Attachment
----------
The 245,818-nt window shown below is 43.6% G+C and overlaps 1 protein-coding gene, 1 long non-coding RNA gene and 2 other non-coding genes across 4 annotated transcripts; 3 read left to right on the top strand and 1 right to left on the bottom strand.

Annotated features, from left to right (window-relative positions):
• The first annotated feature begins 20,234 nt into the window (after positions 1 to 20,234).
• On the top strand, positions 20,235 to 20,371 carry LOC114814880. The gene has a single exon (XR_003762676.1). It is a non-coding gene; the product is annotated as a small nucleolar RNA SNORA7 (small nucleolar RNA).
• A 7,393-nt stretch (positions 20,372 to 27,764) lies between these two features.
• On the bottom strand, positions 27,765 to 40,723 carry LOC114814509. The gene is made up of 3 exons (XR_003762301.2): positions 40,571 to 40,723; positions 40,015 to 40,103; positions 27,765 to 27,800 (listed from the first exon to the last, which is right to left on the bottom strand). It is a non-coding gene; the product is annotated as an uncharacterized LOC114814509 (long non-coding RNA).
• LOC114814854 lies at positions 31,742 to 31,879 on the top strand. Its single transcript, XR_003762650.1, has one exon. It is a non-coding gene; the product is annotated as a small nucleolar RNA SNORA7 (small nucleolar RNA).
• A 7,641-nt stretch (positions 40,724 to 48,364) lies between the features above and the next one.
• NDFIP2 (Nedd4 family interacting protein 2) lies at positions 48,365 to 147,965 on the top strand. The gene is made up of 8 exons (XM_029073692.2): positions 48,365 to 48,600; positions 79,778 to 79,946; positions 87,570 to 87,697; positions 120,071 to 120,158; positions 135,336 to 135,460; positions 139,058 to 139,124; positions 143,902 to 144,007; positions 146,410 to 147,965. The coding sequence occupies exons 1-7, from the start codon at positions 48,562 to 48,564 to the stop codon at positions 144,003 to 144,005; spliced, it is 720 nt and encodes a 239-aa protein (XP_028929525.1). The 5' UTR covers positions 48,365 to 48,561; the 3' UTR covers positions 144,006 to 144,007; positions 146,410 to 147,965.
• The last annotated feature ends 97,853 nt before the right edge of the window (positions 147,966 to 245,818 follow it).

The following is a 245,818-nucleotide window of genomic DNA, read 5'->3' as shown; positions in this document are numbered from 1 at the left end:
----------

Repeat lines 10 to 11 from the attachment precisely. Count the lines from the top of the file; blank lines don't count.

• The last annotated feature ends 97,853 nt before the right edge of the window (positions 147,966 to 245,818 follow it).

The following is a 245,818-nucleotide window of genomic DNA, read 5'->3' as shown; positions in this document are numbered from 1 at the left end: